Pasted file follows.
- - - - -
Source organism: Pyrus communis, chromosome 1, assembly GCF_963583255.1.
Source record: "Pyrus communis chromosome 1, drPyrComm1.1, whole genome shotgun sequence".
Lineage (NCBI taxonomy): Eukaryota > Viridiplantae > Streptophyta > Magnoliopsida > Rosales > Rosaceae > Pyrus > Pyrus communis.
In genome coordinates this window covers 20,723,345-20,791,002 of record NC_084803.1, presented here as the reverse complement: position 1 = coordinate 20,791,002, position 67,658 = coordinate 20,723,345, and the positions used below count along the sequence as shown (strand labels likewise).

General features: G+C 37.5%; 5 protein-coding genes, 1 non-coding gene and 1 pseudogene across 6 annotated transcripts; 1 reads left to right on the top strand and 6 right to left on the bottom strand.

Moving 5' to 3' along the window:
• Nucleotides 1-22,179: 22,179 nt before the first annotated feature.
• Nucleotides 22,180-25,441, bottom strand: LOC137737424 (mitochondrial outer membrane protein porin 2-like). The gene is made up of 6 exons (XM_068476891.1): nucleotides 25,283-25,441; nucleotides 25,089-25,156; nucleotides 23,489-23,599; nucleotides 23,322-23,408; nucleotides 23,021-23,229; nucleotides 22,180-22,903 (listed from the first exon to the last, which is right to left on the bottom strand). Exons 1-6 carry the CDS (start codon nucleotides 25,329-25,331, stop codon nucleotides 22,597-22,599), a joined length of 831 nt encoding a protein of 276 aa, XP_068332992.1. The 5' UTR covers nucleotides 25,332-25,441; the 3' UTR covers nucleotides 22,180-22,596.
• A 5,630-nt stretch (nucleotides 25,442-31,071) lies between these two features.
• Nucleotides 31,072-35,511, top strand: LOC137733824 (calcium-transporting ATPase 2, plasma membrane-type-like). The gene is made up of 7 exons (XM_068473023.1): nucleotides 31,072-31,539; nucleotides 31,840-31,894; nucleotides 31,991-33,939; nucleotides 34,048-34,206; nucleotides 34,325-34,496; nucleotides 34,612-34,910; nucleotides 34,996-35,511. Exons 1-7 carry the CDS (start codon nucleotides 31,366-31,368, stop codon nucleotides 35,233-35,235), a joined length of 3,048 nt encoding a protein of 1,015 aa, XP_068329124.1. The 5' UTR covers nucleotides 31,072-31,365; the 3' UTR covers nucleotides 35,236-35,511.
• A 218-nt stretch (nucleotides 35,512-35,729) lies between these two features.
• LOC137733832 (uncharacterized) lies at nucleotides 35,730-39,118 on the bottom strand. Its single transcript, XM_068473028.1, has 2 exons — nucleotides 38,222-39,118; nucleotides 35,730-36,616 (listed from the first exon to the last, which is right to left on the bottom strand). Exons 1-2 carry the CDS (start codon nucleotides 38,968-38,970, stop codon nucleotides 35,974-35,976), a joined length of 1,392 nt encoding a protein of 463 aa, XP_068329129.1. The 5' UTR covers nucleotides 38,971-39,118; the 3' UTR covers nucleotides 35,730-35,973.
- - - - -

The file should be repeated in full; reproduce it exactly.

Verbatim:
Source organism: Pyrus communis, chromosome 1, assembly GCF_963583255.1.
Source record: "Pyrus communis chromosome 1, drPyrComm1.1, whole genome shotgun sequence".
Lineage (NCBI taxonomy): Eukaryota > Viridiplantae > Streptophyta > Magnoliopsida > Rosales > Rosaceae > Pyrus > Pyrus communis.
In genome coordinates this window covers 20,723,345-20,791,002 of record NC_084803.1, presented here as the reverse complement: position 1 = coordinate 20,791,002, position 67,658 = coordinate 20,723,345, and the positions used below count along the sequence as shown (strand labels likewise).

General features: G+C 37.5%; 5 protein-coding genes, 1 non-coding gene and 1 pseudogene across 6 annotated transcripts; 1 reads left to right on the top strand and 6 right to left on the bottom strand.

Moving 5' to 3' along the window:
• Nucleotides 1-22,179: 22,179 nt before the first annotated feature.
• Nucleotides 22,180-25,441, bottom strand: LOC137737424 (mitochondrial outer membrane protein porin 2-like). The gene is made up of 6 exons (XM_068476891.1): nucleotides 25,283-25,441; nucleotides 25,089-25,156; nucleotides 23,489-23,599; nucleotides 23,322-23,408; nucleotides 23,021-23,229; nucleotides 22,180-22,903 (listed from the first exon to the last, which is right to left on the bottom strand). Exons 1-6 carry the CDS (start codon nucleotides 25,329-25,331, stop codon nucleotides 22,597-22,599), a joined length of 831 nt encoding a protein of 276 aa, XP_068332992.1. The 5' UTR covers nucleotides 25,332-25,441; the 3' UTR covers nucleotides 22,180-22,596.
• A 5,630-nt stretch (nucleotides 25,442-31,071) lies between these two features.
• Nucleotides 31,072-35,511, top strand: LOC137733824 (calcium-transporting ATPase 2, plasma membrane-type-like). The gene is made up of 7 exons (XM_068473023.1): nucleotides 31,072-31,539; nucleotides 31,840-31,894; nucleotides 31,991-33,939; nucleotides 34,048-34,206; nucleotides 34,325-34,496; nucleotides 34,612-34,910; nucleotides 34,996-35,511. Exons 1-7 carry the CDS (start codon nucleotides 31,366-31,368, stop codon nucleotides 35,233-35,235), a joined length of 3,048 nt encoding a protein of 1,015 aa, XP_068329124.1. The 5' UTR covers nucleotides 31,072-31,365; the 3' UTR covers nucleotides 35,236-35,511.
• A 218-nt stretch (nucleotides 35,512-35,729) lies between these two features.
• LOC137733832 (uncharacterized) lies at nucleotides 35,730-39,118 on the bottom strand. Its single transcript, XM_068473028.1, has 2 exons — nucleotides 38,222-39,118; nucleotides 35,730-36,616 (listed from the first exon to the last, which is right to left on the bottom strand). Exons 1-2 carry the CDS (start codon nucleotides 38,968-38,970, stop codon nucleotides 35,974-35,976), a joined length of 1,392 nt encoding a protein of 463 aa, XP_068329129.1. The 5' UTR covers nucleotides 38,971-39,118; the 3' UTR covers nucleotides 35,730-35,973.